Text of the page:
If you're a regular visitor to our website, you know that we've been calling on Sacramento to aggressively address the problem of ghost guns. A majority of gun buyers go through the normal process of purchasing a fully built firearm from a federally licensed firearm dealer. Others purchase a used gun from a private seller who themselves purchased the complete firearm from a dealer. But there is another type of purchaser out there, purchasers who intentionally seek out a firearm that is unserialized and untraceable, otherwise known as a ghost gun. We've put together a short explainer on the problem. We're thrilled that the issue is gaining attention.
60 Minutes: "As the coronavirus pandemic sweeps through the country, panic and fear have caused a run on hand sanitizer, toilet paper and guns. Retailers tell us they have never seen such a surge in firearms sales. One kind of weapon that has been selling out is a build-it-yourself firearm known as a ghost gun because it skirts most federal gun laws. There's no background check and no serial number, making ghost guns invisible to police and almost impossible to trace when used in a crime. We were surprised that it's all perfectly legal. After a year and a half of reporting, we discovered that ghost guns, once mainly popular with gun enthusiasts, have also become a weapon of choice for criminals, manufactured by gangs and used in mass shootings."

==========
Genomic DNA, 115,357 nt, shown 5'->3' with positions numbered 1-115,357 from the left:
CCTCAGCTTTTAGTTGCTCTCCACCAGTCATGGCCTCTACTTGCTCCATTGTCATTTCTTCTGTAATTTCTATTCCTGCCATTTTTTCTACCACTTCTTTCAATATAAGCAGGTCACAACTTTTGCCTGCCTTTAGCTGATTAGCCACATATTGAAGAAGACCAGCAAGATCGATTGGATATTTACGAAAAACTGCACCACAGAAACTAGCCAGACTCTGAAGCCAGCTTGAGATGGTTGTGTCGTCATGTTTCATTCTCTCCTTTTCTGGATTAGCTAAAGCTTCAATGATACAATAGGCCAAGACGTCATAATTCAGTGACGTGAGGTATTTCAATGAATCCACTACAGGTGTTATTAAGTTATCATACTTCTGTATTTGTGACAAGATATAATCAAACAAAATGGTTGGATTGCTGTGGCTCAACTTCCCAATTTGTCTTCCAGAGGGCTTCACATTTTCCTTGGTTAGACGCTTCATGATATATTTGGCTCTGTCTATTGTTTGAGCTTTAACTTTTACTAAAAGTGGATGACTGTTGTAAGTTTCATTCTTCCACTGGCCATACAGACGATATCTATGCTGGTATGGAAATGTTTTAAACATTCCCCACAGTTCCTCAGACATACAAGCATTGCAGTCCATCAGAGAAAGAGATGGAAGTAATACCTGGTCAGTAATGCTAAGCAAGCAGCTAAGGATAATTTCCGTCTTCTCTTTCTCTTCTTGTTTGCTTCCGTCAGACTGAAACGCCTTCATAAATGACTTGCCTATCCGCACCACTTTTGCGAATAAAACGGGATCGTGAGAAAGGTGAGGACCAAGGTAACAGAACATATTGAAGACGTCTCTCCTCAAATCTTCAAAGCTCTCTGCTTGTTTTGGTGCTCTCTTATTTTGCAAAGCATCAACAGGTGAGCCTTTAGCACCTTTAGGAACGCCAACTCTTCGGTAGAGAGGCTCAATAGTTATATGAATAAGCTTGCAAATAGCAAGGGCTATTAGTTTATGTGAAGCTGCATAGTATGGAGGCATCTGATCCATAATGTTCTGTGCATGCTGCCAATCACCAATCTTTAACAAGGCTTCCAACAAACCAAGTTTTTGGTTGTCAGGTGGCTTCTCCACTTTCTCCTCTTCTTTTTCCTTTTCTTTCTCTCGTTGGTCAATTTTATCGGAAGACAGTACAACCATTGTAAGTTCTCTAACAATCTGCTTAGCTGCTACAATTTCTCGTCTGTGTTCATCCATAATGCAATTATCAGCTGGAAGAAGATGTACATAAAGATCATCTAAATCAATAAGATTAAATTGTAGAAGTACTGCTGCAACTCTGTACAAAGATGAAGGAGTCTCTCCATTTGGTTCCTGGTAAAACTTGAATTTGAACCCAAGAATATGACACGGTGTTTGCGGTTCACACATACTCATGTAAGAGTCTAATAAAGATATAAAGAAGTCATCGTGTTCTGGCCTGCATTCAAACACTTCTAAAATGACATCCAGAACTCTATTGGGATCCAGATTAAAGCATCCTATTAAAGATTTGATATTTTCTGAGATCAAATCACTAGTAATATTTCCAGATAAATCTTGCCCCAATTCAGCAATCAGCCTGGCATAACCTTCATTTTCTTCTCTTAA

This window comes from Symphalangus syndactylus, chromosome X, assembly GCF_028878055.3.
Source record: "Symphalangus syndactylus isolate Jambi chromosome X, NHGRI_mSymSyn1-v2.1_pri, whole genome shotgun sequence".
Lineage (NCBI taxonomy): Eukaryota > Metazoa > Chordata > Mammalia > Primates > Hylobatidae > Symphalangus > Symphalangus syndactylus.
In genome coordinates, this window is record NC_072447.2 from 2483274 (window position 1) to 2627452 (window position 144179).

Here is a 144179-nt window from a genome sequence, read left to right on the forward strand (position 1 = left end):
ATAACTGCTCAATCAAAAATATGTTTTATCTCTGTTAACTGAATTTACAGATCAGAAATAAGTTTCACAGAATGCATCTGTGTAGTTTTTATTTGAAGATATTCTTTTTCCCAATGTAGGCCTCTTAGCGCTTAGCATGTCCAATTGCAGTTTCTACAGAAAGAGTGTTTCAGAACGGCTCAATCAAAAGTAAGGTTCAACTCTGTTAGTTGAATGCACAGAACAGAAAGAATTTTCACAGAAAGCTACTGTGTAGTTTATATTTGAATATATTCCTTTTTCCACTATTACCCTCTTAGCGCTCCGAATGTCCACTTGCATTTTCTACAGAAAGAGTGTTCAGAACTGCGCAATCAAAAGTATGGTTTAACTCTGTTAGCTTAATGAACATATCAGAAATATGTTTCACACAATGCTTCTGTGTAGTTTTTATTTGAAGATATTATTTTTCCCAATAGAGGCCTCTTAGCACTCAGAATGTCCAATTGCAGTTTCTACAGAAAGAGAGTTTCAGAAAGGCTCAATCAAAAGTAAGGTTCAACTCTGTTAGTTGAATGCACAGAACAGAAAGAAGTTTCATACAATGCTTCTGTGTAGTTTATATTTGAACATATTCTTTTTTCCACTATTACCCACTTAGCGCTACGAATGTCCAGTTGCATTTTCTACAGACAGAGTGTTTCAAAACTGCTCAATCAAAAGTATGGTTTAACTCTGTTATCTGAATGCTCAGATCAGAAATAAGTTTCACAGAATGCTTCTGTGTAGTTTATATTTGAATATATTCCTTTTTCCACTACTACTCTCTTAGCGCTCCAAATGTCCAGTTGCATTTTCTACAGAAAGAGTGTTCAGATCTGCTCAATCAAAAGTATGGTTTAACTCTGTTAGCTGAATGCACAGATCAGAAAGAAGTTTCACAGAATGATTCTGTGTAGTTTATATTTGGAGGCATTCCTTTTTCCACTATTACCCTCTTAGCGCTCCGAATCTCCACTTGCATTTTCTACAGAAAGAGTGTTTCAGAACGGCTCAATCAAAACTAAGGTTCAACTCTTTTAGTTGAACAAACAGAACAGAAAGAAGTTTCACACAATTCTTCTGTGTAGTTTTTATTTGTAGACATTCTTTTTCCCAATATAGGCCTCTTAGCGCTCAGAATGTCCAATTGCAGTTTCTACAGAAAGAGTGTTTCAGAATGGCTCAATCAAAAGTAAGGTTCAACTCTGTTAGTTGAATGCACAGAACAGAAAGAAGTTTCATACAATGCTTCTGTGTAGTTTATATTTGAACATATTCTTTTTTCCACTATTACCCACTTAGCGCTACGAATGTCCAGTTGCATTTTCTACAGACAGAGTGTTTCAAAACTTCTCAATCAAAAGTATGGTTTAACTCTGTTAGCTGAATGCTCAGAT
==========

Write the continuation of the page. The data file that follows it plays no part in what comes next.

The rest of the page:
Ghost gun parts can be used to fabricate a handgun or even an AR-15. The parts are widely available across the country in stores and online. In the wake of the coronavirus pandemic, they have been flying off the shelves. They're shipped right to your door. Not much harder than ordering a pizza.
We bought a kit online for $575 that has everything you need to make a 9 millimeter handgun. It came in parts, like IKEA furniture but for firearms, and even includes the drill bits you need to put the gun together in the comfort of your own home. Why is it so easy to buy? Because federal gun law only regulates a part, called a frame or a lower receiver. But until you drill out holes and file down a bit, in the eyes of federal law, it's just a hunk of metal or in this case plastic.
YouTube videos will show you step-by-step how to turn that piece of plastic or metal into a gun."